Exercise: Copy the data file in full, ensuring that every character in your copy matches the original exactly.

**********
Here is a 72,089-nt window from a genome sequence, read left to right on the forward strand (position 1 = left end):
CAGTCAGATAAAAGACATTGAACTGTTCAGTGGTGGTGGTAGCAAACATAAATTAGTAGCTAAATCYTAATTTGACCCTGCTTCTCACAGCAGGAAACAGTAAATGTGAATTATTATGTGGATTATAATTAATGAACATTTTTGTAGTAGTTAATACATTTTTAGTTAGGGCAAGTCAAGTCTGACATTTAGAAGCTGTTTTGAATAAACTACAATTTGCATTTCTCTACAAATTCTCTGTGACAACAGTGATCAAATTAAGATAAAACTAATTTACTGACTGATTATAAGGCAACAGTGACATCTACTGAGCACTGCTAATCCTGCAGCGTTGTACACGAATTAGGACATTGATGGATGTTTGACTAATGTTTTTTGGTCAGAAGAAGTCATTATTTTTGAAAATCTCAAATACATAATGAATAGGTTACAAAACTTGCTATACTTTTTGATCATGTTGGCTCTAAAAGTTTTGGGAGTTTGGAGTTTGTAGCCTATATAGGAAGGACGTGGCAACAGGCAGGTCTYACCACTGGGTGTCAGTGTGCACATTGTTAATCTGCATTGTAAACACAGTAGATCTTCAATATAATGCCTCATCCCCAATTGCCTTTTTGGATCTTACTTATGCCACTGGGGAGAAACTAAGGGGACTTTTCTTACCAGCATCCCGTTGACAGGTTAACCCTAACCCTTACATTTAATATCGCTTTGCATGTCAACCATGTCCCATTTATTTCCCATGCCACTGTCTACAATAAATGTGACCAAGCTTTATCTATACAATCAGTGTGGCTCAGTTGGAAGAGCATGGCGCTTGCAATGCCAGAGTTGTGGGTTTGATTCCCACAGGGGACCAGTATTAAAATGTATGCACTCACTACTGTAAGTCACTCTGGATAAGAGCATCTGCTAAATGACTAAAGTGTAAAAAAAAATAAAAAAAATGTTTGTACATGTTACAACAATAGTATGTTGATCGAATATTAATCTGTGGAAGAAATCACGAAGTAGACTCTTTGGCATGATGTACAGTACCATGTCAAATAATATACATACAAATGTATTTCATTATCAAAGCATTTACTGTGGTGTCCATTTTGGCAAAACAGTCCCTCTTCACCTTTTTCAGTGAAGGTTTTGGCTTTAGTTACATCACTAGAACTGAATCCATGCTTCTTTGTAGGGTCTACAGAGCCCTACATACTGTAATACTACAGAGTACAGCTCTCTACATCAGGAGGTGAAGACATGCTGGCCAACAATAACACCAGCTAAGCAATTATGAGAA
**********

Here is a 72,089-nt window from a genome sequence, read left to right on the forward strand (position 1 = left end):
CAGTCAGATAAAAGACATTGAACTGTTCAGTGGTGGTGGTAGCAAACATAAATTAGTAGCTAAATCYTAATTTGACCCTGCTTCTCACAGCAGGAAACAGTAAATGTGAATTATTATGTGGATTATAATTAATGAACATTTTTGTAGTAGTTAATACATTTTTAGTTAGGGCAAGTCAAGTCTGACATTTAGAAGCTGTTTTGAATAAACTACAATTTGCATTTCTCTACAAATTCTCTGTGACAACAGTGATCAAATTAAGATAAAACTAATTTACTGACTGATTATAAGGCAACAGTGACATCTACTGAGCACTGCTAATCCTGCAGCGTTGTACACGAATTAGGACATTGATGGATGTTTGACTAATGTTTTTTGGTCAGAAGAAGTCATTATTTTTGAAAATCTCAAATACATAATGAATAGGTTACAAAACTTGCTATACTTTTTGATCATGTTGGCTCTAAAAGTTTTGGGAGTTTGGAGTTTGTAGCCTATATAGGAAGGACGTGGCAACAGGCAGGTCTYACCACTGGGTGTCAGTGTGCACATTGTTAATCTGCATTGTAAACACAGTAGATCTTCAATATAATGCCTCATCCCCAATTGCCTTTTTGGATCTTACTTATGCCACTGGGGAGAAACTAAGGGGACTTTTCTTACCAGCATCCCGTTGACAGGTTAACCCTAACCCTTACATTTAATATCGCTTTGCATGTCAACCATGTCCCATTTATTTCCCATGCCACTGTCTACAATAAATGTGACCAAGCTTTATCTATACAATCAGTGTGGCTCAGTTGGAAGAGCATGGCGCTTGCAATGCCAGAGTTGTGGGTTTGATTCCCACAGGGGACCAGTATTAAAATGTATGCACTCACTACTGTAAGTCACTCTGGATAAGAGCATCTGCTAAATGACTAAAGTGTAAAAAAAAATAAAAAAAATGTTTGTACATGTTACAACAATAGTATGTTGATCGAATATTAATCTGTGGAAGAAATCACGAAGTAGACTCTTTGGCATGATGTACAGTACCATGTCAAATAATATACATACAAATGTATTTCATTATCAAAGCATTTACTGTGGTGTCCATTTTGGCAAAACAGTCCCTCTTCACCTTTTTCAGTGAAGGTTTTGGCTTTAGTTACATCACTAGAACTGAATCCATGCTTCTTTGTAGGGTCTACAGAGCCCTACATACTGTAATACTACAGAGTACAGCTCTCTACATCAGGAGGTGAAGACATGCTGGCCAACAATAACACCAGCTAAGCAATTATGAGAA